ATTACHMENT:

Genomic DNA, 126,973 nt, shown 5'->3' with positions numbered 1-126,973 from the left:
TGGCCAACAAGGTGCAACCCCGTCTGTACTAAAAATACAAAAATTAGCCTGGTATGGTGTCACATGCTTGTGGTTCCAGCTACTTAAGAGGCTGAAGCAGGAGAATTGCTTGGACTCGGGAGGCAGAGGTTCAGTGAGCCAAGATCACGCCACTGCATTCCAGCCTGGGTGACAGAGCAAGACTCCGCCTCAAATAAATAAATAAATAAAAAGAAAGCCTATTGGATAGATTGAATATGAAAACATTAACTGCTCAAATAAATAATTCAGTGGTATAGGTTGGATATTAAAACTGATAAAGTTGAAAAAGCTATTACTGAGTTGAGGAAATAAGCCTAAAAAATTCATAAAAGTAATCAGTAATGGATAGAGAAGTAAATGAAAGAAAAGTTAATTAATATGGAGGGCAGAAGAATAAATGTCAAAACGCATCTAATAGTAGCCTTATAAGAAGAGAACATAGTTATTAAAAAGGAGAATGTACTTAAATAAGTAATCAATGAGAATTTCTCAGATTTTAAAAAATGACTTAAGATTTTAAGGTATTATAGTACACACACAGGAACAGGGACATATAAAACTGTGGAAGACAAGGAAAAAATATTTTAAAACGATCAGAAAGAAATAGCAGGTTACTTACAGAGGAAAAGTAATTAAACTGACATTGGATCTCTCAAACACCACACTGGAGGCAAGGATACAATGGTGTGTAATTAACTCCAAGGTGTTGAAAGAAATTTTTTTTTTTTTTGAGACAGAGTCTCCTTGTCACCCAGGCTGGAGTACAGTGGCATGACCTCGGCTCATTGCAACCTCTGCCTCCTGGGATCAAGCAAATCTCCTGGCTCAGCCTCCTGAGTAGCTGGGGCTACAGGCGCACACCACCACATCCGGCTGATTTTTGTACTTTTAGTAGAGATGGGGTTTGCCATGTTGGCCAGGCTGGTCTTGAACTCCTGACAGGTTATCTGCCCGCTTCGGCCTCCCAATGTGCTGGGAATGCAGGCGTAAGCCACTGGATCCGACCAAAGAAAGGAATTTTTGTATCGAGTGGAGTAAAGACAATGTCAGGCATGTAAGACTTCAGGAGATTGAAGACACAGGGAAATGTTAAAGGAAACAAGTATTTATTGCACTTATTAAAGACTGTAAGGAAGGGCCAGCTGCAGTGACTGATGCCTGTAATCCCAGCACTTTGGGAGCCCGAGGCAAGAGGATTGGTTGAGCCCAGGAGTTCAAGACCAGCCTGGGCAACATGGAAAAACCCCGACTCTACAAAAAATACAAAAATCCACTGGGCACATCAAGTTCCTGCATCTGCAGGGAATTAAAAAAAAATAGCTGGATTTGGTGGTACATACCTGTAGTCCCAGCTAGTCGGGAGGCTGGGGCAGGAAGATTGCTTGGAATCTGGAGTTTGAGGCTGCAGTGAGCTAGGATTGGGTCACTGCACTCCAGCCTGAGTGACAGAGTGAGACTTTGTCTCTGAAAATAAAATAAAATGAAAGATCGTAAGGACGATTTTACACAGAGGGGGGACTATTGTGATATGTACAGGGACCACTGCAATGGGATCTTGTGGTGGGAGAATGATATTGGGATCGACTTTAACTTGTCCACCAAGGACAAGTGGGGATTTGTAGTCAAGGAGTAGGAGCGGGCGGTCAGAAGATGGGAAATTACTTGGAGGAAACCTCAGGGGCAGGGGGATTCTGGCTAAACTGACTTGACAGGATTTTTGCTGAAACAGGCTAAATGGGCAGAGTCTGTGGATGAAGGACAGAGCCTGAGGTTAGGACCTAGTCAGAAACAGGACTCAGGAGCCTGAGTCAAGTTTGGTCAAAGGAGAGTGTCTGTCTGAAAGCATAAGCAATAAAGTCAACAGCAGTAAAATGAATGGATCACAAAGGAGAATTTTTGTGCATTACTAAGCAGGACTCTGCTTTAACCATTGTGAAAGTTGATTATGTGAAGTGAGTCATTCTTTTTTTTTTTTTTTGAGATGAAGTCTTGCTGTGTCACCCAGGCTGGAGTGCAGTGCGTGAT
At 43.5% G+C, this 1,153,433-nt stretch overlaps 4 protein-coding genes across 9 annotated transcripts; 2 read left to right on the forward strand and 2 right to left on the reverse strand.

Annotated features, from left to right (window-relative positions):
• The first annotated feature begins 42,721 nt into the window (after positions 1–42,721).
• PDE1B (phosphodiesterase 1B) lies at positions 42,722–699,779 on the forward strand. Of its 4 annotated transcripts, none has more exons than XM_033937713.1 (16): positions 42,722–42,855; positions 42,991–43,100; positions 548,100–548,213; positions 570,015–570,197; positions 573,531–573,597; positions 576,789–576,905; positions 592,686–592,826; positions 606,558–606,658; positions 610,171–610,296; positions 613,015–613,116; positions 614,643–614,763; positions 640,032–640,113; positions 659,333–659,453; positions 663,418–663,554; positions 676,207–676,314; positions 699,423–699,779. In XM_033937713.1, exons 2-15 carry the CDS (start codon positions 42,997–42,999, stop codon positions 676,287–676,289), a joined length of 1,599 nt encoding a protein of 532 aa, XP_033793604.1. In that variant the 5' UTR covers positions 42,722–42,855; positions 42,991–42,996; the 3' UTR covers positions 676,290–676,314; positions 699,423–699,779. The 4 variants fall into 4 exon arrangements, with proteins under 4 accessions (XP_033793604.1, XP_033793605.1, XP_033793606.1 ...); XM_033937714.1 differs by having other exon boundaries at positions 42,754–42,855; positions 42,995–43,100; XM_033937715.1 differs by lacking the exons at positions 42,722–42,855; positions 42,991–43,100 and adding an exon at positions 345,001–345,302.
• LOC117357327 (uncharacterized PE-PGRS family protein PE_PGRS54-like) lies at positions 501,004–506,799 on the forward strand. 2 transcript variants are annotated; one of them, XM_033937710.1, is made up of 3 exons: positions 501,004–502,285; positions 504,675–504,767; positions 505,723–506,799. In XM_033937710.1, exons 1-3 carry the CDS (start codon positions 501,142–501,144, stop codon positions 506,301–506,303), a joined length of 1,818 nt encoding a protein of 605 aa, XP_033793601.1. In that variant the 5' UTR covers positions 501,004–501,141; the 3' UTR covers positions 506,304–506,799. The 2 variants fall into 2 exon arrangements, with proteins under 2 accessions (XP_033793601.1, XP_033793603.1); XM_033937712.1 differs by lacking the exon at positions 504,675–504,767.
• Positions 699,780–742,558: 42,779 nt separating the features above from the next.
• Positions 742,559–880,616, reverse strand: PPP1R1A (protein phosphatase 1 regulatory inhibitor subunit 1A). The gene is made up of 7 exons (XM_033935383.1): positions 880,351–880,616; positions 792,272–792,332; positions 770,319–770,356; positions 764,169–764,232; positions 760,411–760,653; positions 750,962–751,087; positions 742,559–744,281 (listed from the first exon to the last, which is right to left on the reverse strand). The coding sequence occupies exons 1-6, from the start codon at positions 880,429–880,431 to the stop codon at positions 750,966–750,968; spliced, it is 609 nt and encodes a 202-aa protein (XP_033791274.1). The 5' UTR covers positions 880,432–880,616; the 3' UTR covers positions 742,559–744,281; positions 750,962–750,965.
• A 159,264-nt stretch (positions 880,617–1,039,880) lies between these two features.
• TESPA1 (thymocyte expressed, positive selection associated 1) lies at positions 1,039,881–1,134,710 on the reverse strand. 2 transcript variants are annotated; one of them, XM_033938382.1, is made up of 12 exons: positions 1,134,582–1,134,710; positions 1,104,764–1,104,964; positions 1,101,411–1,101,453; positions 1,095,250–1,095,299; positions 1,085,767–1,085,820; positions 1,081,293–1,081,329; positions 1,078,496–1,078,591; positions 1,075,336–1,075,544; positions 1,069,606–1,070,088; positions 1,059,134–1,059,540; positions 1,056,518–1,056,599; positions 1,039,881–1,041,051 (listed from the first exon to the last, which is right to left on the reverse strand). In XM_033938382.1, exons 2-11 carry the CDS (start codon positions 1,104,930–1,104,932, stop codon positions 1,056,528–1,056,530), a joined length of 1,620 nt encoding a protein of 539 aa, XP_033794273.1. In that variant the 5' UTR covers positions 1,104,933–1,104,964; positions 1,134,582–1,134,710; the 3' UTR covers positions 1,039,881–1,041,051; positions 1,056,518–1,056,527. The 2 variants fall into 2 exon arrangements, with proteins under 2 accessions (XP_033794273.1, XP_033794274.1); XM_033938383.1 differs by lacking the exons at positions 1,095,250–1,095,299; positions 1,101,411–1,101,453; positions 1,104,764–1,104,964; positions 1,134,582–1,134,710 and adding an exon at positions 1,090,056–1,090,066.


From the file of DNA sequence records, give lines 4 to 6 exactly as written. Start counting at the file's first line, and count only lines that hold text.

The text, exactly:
Annotated features, from left to right (window-relative positions):
• The first annotated feature begins 42,721 nt into the window (after positions 1–42,721).
• PDE1B (phosphodiesterase 1B) lies at positions 42,722–699,779 on the forward strand. Of its 4 annotated transcripts, none has more exons than XM_033937713.1 (16): positions 42,722–42,855; positions 42,991–43,100; positions 548,100–548,213; positions 570,015–570,197; positions 573,531–573,597; positions 576,789–576,905; positions 592,686–592,826; positions 606,558–606,658; positions 610,171–610,296; positions 613,015–613,116; positions 614,643–614,763; positions 640,032–640,113; positions 659,333–659,453; positions 663,418–663,554; positions 676,207–676,314; positions 699,423–699,779. In XM_033937713.1, exons 2-15 carry the CDS (start codon positions 42,997–42,999, stop codon positions 676,287–676,289), a joined length of 1,599 nt encoding a protein of 532 aa, XP_033793604.1. In that variant the 5' UTR covers positions 42,722–42,855; positions 42,991–42,996; the 3' UTR covers positions 676,290–676,314; positions 699,423–699,779. The 4 variants fall into 4 exon arrangements, with proteins under 4 accessions (XP_033793604.1, XP_033793605.1, XP_033793606.1 ...); XM_033937714.1 differs by having other exon boundaries at positions 42,754–42,855; positions 42,995–43,100; XM_033937715.1 differs by lacking the exons at positions 42,722–42,855; positions 42,991–43,100 and adding an exon at positions 345,001–345,302.